Posts Tagged ‘prescription medications’

Poisonings From Opioids, Sedatives, And Tranquilizers On The Rise

April 7, 2010

According to an article published by WebMD, a recent research study revealed a dramatic increase in poisonings from prescription drugs such as opioids, sedatives, and tranquilizers. The study, which was published in the April issue of the American Journal of Preventive Medicine, indicates a 65% increase in such poisonings between 1999 and 2006.

Jeffrey H. Coben, MD, the study author noted:

[Certain prescription drugs] are just as powerful and dangerous as other notorious street drugs, and we need to ensure people are aware of these dangers and that treatment services are available for those with substance abuse problems.

After examining data from about eight million hospitalizations a year, the researchers made the following findings:

  • Unintentional poisoning is now the second leading cause of unintentional injury death in the U.S.
  • In 2005, unintentional poisoning surpassed motor vehicle crashes as the leading cause of unintentional injury death for people 35 to 54.
  • Unintentional poisoning deaths have been on the rise for more than 15 years.
  • Intentional poisonings from prescription rose 130% during the seven-year period, compared to 53% in intentional poisonings from other substances.
  • The largest increase in the number of hospitalizations was caused by benzodiazepines. Hospitalizations from that class of drug increased 39% during the period studied.
  • Hospitalizations for poisoning by barbiturates decreased 41% and hospitalizations for poisoning by antidepressants decreased 13%.
  • Hospitalizations for poisoning by other drugs, medicinal, and biological substances increased 33%.
  • Unintentional poisonings by other substances increased 21%.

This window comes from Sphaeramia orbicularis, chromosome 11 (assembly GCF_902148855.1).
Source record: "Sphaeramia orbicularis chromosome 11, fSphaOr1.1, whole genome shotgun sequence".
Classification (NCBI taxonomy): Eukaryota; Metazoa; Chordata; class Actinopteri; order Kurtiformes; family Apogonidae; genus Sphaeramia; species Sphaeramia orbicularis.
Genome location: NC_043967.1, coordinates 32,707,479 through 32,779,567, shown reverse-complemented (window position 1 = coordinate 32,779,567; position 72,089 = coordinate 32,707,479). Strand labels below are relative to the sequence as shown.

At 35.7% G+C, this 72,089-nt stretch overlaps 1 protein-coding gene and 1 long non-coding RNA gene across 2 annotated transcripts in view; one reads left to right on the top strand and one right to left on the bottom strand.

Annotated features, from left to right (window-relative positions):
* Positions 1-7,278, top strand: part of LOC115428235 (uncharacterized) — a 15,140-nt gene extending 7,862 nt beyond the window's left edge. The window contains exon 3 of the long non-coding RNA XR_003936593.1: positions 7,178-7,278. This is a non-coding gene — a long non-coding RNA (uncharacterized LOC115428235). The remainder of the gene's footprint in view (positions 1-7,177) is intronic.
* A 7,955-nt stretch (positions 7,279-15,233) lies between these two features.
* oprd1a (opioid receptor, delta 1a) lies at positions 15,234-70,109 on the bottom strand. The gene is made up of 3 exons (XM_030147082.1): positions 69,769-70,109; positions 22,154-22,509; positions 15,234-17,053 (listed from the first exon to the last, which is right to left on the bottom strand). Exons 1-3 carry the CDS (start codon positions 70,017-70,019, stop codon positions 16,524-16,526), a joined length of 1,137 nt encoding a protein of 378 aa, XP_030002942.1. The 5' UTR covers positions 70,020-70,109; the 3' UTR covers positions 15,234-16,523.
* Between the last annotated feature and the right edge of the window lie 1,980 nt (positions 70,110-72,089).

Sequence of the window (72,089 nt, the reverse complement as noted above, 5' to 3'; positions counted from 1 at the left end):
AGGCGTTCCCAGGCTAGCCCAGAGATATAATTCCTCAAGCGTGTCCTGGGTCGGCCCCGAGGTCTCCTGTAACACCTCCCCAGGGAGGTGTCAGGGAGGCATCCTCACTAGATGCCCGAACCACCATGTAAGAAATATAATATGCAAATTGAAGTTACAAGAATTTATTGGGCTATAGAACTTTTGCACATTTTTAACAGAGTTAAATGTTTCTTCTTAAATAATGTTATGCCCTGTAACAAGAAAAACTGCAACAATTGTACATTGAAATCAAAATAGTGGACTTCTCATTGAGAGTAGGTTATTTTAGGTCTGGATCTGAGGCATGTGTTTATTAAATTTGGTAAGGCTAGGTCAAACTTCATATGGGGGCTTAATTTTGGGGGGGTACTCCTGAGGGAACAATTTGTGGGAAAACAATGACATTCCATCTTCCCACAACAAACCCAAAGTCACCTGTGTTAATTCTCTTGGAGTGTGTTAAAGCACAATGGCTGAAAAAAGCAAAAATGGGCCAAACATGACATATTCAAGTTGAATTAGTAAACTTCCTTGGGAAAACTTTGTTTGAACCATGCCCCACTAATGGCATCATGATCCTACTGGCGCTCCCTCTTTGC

• Unintentional drug-poisoning deaths increased 68% between 1999 and 2004, and the majority of the increase has been attributed to deaths associated with prescription opioids.

If you are currently taking opioids, sedatives, or tranquilizers, ask your doctor if these medications are truly necessary. Many of these drugs are highly addictive. If you have developed an addiction, now is the time to step up and seek help. Ask your primary care physician for assistance and information about available resources.

Contributing author: Jon Stefanuca

FDA Law Blog: Has FDA Already Resolved One Critical Issue Concerning Forced Rx-to-OTC Switches?

February 8, 2010

Have you ever wondered what the FDA’s authority is to force a change from prescription medication to over-the-counter?  The following blog by the firm of Hyman, Phelps & McNamara just came across on my Tweetdeck – FDA Law Blog: Has FDA Already Resolved One Critical Issue Concerning Forced Rx-to-OTC Switches?.

Kudos to this firm for a well-written piece on the rule-making authority of the FDA.  It is an instructive piece on the concepts of ‘adjudication’ and ‘rule making’ and how those potential avenues of ‘forced change’ have played out over the decades since the 1951 Durham-Humphrey Amendments to the FDC Act gave FDA the authority to require that drugs be limited to Rx status when they cannot be used safely for OTC use.  “Thus, the underlying presumption (then and now) is that Rx restrictions are the exception, and that if a drug can be used safely and effectively OTC it should be.”

After presenting a detailed history of the amendments to the Act creating the FDA and the various attempts to effect a ‘forced switch,’ the authors conclude:

FDA in its petition decision appears to have determined that informal notice-and-comment rulemaking is the appropriate route to effect a forced switch over an NDA sponsor’s objections, and that administrative adjudication is not necessary.

While FDA rule-making and policies are certainly not one of my areas of expertise, it does make me wonder if all of this talk about health care reform being contingent – at least in part by some – on tort reform is a bit myopic.  Ever wonder about the cost of prescription medications, the Medicare donut (okay – doughnut by some) hole and drug lobbyists on our health care crisis?  Maybe the FDA can start taking charge with the power it has been given to consider a list of drugs that just might make sense to ‘force a switch’ to OTC at a much lesser cost to the consumer.